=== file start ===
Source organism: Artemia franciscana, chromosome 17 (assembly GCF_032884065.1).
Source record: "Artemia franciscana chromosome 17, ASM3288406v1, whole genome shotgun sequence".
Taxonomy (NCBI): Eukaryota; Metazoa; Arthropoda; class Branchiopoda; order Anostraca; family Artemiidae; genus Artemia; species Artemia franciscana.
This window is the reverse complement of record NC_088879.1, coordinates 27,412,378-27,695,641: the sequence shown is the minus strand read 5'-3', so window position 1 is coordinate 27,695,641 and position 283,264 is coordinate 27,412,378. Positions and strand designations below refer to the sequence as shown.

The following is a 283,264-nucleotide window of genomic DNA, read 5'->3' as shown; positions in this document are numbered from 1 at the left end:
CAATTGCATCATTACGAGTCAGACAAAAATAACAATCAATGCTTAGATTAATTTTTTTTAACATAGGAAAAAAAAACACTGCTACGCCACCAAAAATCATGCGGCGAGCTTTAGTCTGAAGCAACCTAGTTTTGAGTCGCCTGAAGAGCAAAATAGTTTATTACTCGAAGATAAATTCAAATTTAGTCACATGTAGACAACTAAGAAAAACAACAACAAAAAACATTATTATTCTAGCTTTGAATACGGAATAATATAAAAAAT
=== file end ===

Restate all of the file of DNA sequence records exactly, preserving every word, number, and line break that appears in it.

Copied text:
Source organism: Artemia franciscana, chromosome 17 (assembly GCF_032884065.1).
Source record: "Artemia franciscana chromosome 17, ASM3288406v1, whole genome shotgun sequence".
Taxonomy (NCBI): Eukaryota; Metazoa; Arthropoda; class Branchiopoda; order Anostraca; family Artemiidae; genus Artemia; species Artemia franciscana.
This window is the reverse complement of record NC_088879.1, coordinates 27,412,378-27,695,641: the sequence shown is the minus strand read 5'-3', so window position 1 is coordinate 27,695,641 and position 283,264 is coordinate 27,412,378. Positions and strand designations below refer to the sequence as shown.

The following is a 283,264-nucleotide window of genomic DNA, read 5'->3' as shown; positions in this document are numbered from 1 at the left end:
CAATTGCATCATTACGAGTCAGACAAAAATAACAATCAATGCTTAGATTAATTTTTTTTAACATAGGAAAAAAAAACACTGCTACGCCACCAAAAATCATGCGGCGAGCTTTAGTCTGAAGCAACCTAGTTTTGAGTCGCCTGAAGAGCAAAATAGTTTATTACTCGAAGATAAATTCAAATTTAGTCACATGTAGACAACTAAGAAAAACAACAACAAAAAACATTATTATTCTAGCTTTGAATACGGAATAATATAAAAAAT